Data protection reform is quickly approaching, and companies of all sizes need to be fully aware of the changes about to affect the UK in terms of cyber crime and breach notifications.
A first proper look at the law is expected this side of Christmas, and security experts and law firms are bracing for impact.
Ross McKean, a lawyer at Olswang LLP, explained that the General Data Protection Regulation (GDPR) currently in draft form will mark a "fundamental change" in how data breaches are governed.
"There are proper teeth if you ignore this law and that's a big change," he said during an Oasis cyber security event at the Churchill War Rooms in London.
The law means that any controller or service provider that touches personal data must notify the authorities about any data breach or face revenue-based fines of up to two percent of turnover.
"This is a regulation. It is two years then, bang, it is law. There is not a particularly long window given that we have to go from tick box compliance to real compliance," he said.
"Changing the way the whole organisation deals with data, minimising what's collected and keeping it secure, requires a paramount change in the way we all engage with data."
Currently the Information Commissioner's Office can issue fines of up to £500,000 to firms found to be playing fast and loose with sensitive data. But these guidelines will become far more stringent in the new EU regulation in the wake of high-profile data breaches such as at Vodafone and TalkTalk .
"For the first time vendors are directly accountable, including with fines, under the regulation. In terms of data breach notification if there is a breach at a vendor they have to tell the customer and the controller individually," explained McKean.
No-one has seen the final text of the GDPR, but McKean said that well-placed sources suggest that if a business has taken steps to render data unintelligible there is no obligation to notify, referring specifically to encryption.
This would not have helped TalkTalk, which admitted that some of the data it lost was not encrypted, but many firms will take solace in this aspect of the law.
However, McKean explained that encryption is not a silver bullet. "There are plenty of examples where hackers have got in and stolen encryption keys, but it helps and it's certainly best practice," he said.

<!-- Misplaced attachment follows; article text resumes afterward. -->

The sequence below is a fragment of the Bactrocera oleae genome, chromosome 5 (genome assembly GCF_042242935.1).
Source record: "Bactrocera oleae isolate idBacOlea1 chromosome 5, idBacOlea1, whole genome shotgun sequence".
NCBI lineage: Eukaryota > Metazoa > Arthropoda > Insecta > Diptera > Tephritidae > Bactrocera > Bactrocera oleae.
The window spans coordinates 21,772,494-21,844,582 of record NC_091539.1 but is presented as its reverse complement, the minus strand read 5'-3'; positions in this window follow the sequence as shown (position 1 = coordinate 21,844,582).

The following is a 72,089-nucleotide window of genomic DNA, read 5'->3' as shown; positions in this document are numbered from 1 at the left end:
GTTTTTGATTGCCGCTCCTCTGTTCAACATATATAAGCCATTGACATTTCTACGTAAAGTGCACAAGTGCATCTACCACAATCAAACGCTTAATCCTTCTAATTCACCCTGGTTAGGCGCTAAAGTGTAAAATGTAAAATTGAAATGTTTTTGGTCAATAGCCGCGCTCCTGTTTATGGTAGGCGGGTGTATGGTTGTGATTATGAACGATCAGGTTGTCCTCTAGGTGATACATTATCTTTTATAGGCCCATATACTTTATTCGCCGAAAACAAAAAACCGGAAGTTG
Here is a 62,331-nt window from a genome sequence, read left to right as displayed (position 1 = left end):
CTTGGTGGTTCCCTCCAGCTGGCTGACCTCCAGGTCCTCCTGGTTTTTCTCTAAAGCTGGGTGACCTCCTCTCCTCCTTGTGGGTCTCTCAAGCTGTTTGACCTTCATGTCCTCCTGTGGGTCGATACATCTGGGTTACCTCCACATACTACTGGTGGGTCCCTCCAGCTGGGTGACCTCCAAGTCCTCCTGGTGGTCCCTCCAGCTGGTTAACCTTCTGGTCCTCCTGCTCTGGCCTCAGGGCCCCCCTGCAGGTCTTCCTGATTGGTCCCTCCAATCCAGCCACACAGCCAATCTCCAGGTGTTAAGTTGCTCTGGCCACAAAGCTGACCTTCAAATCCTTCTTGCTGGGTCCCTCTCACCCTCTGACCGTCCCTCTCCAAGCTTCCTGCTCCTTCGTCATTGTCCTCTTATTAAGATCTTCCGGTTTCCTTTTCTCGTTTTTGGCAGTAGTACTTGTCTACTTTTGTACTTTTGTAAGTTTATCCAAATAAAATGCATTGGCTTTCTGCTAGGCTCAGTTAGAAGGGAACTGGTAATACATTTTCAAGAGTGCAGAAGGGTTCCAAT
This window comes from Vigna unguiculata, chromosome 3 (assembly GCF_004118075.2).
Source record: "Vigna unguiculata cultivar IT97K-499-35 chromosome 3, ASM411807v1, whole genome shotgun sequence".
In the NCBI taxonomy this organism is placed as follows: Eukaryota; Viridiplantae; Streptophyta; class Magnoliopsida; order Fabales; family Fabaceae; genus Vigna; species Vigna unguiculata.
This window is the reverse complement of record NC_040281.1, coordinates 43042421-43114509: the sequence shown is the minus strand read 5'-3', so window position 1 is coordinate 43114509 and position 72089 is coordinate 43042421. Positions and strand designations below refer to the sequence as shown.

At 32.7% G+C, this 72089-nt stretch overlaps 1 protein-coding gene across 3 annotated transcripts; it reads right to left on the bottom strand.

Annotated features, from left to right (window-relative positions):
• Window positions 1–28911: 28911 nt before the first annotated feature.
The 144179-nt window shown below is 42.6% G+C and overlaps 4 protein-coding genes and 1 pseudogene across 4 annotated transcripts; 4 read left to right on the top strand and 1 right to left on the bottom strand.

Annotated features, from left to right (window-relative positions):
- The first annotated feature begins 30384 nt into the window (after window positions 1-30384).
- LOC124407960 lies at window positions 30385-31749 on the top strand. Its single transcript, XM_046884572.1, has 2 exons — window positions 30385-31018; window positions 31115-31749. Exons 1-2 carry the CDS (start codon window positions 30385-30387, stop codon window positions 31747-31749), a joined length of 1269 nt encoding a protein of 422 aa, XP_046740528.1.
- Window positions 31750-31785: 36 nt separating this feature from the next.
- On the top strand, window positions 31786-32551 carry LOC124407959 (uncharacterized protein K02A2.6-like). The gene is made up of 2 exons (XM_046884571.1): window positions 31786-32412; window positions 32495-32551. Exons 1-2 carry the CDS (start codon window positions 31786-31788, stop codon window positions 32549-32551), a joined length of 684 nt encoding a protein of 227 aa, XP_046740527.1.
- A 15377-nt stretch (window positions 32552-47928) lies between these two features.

Furthermore, as data breaches increase, the most recent being major toy manufacturer VTech, McKean said it will become more important than ever to educate everyone in an organisation of the risks involved.
"It's really important to find something that resonates with as many people as possible in the business, from the board to middle management and right down to the new joiner," he said.
"There's so much coverage of this. Everyone is concerned about fraud and about their details being used fraudulently, so it's quite a fertile ground to build engagement. For the brave new world it's about doing the right thing but also about being seen to be doing the right thing."
A tailored response
Laura Aylward, senior investigative consultant at information security consultancy Context, explained that organisations need to have a more tailored response to combating cyber threats.
"In some cases you may have a very small team and in others a big team, you may outsource a lot of what you do, you may have multiple teams. Incident management teams vary across organisations and you should have a team that reflects your organisation's needs," she said.
"Fundamentally, regardless of the size or shape or name, the requirement of this team of people is to identify an incident or breach, categorise it and triage it to find out whether or not it's something that may lead to a major incident or data loss."
The tailored approach should be based on actual demand to better prioritise threats. "A common mistake is to hire all the people you can possibly afford with the budget, download any playbook you can find on the internet and buy every expensive black box to plug into your network," she said.
"Unless you are incredibly lucky you will probably fail because what you need to focus on instead is not just having all the people but having the right people at the right time.
"In my experience working with security operations centres is not necessarily the biggest or the best that achieve the most. It's about making sure you have the processes in place to actually respond [to threats]."
Nick Trim, founder and managing director of security firm Darktrace, warned that online threats and detection times are escalating out of control.
"A persistent human threat will always defeat firewall technologies. Traditional approaches have fundamentally failed to protect us," he said.
"There hasn't been a breach in the last five years on a company that hasn't invested heavily in existing technology, and we know that threats are evolving so rapidly that to try to keep up with a signature stack is probably fighting yesterday's battle."
"The idea that we can build a wall around our network that can keep out the threat as it persists today is a redundant assumption," he said.
Recent global breaches, including at Ashley Madison, the US Office of Personnel Management, Target and TalkTalk, have brought cyber attacks into the mainstream. The protection of sensitive data has never been more important as we quickly approach a new year and new regulation.
Microsoft seizes control of phishing sites linked with Russian state hackers
Fitness trackers over-estimate the number of steps their users take, analysis of 67 research reports suggests
Everything we think we know about the imminent Apple iPhone 9, iPhone 11 and iPhone 11 Plus launches
All the latest rumours about Apple iPhone Displays, CPUs, launch dates and even prices
Nvidia brings Turing microarchitecture into the high-end gaming segment